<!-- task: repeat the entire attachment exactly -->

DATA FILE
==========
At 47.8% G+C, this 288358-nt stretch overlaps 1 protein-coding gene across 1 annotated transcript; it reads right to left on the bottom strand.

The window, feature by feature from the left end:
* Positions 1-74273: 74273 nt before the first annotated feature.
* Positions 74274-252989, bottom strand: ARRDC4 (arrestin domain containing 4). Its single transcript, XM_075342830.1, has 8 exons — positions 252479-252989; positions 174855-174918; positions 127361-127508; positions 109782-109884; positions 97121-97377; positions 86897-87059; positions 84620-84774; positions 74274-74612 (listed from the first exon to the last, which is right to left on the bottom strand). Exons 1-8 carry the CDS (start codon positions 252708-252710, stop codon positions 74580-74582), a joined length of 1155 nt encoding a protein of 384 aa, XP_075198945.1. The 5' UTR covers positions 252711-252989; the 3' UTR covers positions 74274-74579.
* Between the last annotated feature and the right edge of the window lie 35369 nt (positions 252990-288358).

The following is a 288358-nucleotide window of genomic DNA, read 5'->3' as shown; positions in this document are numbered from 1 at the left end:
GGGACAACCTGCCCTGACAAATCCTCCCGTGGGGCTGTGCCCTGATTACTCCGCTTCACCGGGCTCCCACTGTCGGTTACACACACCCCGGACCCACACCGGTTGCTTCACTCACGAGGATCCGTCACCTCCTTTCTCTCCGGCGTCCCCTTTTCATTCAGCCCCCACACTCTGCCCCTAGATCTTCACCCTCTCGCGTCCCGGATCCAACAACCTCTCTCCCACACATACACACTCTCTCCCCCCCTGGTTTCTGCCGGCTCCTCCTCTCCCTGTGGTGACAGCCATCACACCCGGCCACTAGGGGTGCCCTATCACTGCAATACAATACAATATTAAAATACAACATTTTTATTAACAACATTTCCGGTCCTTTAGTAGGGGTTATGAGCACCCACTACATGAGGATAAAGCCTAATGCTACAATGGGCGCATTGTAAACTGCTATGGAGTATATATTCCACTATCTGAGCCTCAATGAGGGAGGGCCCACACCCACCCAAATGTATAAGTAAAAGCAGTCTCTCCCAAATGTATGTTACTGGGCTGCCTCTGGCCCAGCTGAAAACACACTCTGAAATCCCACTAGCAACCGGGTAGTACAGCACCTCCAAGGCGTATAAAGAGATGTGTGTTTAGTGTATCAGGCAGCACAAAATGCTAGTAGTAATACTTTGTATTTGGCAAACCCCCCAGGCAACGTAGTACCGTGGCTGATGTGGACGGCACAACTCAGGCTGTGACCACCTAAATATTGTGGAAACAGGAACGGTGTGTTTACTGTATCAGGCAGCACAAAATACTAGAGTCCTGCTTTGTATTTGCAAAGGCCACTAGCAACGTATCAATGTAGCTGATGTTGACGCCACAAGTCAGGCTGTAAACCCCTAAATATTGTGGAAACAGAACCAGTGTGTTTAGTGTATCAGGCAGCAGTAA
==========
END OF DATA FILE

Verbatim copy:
At 47.8% G+C, this 288358-nt stretch overlaps 1 protein-coding gene across 1 annotated transcript; it reads right to left on the bottom strand.

The window, feature by feature from the left end:
* Positions 1-74273: 74273 nt before the first annotated feature.
* Positions 74274-252989, bottom strand: ARRDC4 (arrestin domain containing 4). Its single transcript, XM_075342830.1, has 8 exons — positions 252479-252989; positions 174855-174918; positions 127361-127508; positions 109782-109884; positions 97121-97377; positions 86897-87059; positions 84620-84774; positions 74274-74612 (listed from the first exon to the last, which is right to left on the bottom strand). Exons 1-8 carry the CDS (start codon positions 252708-252710, stop codon positions 74580-74582), a joined length of 1155 nt encoding a protein of 384 aa, XP_075198945.1. The 5' UTR covers positions 252711-252989; the 3' UTR covers positions 74274-74579.
* Between the last annotated feature and the right edge of the window lie 35369 nt (positions 252990-288358).

The following is a 288358-nucleotide window of genomic DNA, read 5'->3' as shown; positions in this document are numbered from 1 at the left end:
GGGACAACCTGCCCTGACAAATCCTCCCGTGGGGCTGTGCCCTGATTACTCCGCTTCACCGGGCTCCCACTGTCGGTTACACACACCCCGGACCCACACCGGTTGCTTCACTCACGAGGATCCGTCACCTCCTTTCTCTCCGGCGTCCCCTTTTCATTCAGCCCCCACACTCTGCCCCTAGATCTTCACCCTCTCGCGTCCCGGATCCAACAACCTCTCTCCCACACATACACACTCTCTCCCCCCCTGGTTTCTGCCGGCTCCTCCTCTCCCTGTGGTGACAGCCATCACACCCGGCCACTAGGGGTGCCCTATCACTGCAATACAATACAATATTAAAATACAACATTTTTATTAACAACATTTCCGGTCCTTTAGTAGGGGTTATGAGCACCCACTACATGAGGATAAAGCCTAATGCTACAATGGGCGCATTGTAAACTGCTATGGAGTATATATTCCACTATCTGAGCCTCAATGAGGGAGGGCCCACACCCACCCAAATGTATAAGTAAAAGCAGTCTCTCCCAAATGTATGTTACTGGGCTGCCTCTGGCCCAGCTGAAAACACACTCTGAAATCCCACTAGCAACCGGGTAGTACAGCACCTCCAAGGCGTATAAAGAGATGTGTGTTTAGTGTATCAGGCAGCACAAAATGCTAGTAGTAATACTTTGTATTTGGCAAACCCCCCAGGCAACGTAGTACCGTGGCTGATGTGGACGGCACAACTCAGGCTGTGACCACCTAAATATTGTGGAAACAGGAACGGTGTGTTTACTGTATCAGGCAGCACAAAATACTAGAGTCCTGCTTTGTATTTGCAAAGGCCACTAGCAACGTATCAATGTAGCTGATGTTGACGCCACAAGTCAGGCTGTAAACCCCTAAATATTGTGGAAACAGAACCAGTGTGTTTAGTGTATCAGGCAGCAGTAA